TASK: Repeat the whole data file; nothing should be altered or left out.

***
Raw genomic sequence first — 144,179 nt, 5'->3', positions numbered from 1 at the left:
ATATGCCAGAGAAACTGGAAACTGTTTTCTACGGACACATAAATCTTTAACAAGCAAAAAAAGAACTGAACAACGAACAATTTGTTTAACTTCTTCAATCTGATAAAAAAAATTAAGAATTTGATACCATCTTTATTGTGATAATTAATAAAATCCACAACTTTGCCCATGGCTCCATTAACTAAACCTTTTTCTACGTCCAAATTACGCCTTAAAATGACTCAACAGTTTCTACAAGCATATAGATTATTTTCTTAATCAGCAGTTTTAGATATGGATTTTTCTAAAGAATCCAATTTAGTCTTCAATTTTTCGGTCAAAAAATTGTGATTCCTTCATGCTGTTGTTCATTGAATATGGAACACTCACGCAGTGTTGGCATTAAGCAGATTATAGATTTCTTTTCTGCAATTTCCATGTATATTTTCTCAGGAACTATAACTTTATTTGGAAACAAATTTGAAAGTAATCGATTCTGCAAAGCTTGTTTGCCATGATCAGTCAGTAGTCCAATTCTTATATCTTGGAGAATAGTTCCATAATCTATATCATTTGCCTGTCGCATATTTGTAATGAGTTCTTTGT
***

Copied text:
Raw genomic sequence first — 144,179 nt, 5'->3', positions numbered from 1 at the left:
ATATGCCAGAGAAACTGGAAACTGTTTTCTACGGACACATAAATCTTTAACAAGCAAAAAAAGAACTGAACAACGAACAATTTGTTTAACTTCTTCAATCTGATAAAAAAAATTAAGAATTTGATACCATCTTTATTGTGATAATTAATAAAATCCACAACTTTGCCCATGGCTCCATTAACTAAACCTTTTTCTACGTCCAAATTACGCCTTAAAATGACTCAACAGTTTCTACAAGCATATAGATTATTTTCTTAATCAGCAGTTTTAGATATGGATTTTTCTAAAGAATCCAATTTAGTCTTCAATTTTTCGGTCAAAAAATTGTGATTCCTTCATGCTGTTGTTCATTGAATATGGAACACTCACGCAGTGTTGGCATTAAGCAGATTATAGATTTCTTTTCTGCAATTTCCATGTATATTTTCTCAGGAACTATAACTTTATTTGGAAACAAATTTGAAAGTAATCGATTCTGCAAAGCTTGTTTGCCATGATCAGTCAGTAGTCCAATTCTTATATCTTGGAGAATAGTTCCATAATCTATATCATTTGCCTGTCGCATATTTGTAATGAGTTCTTTGT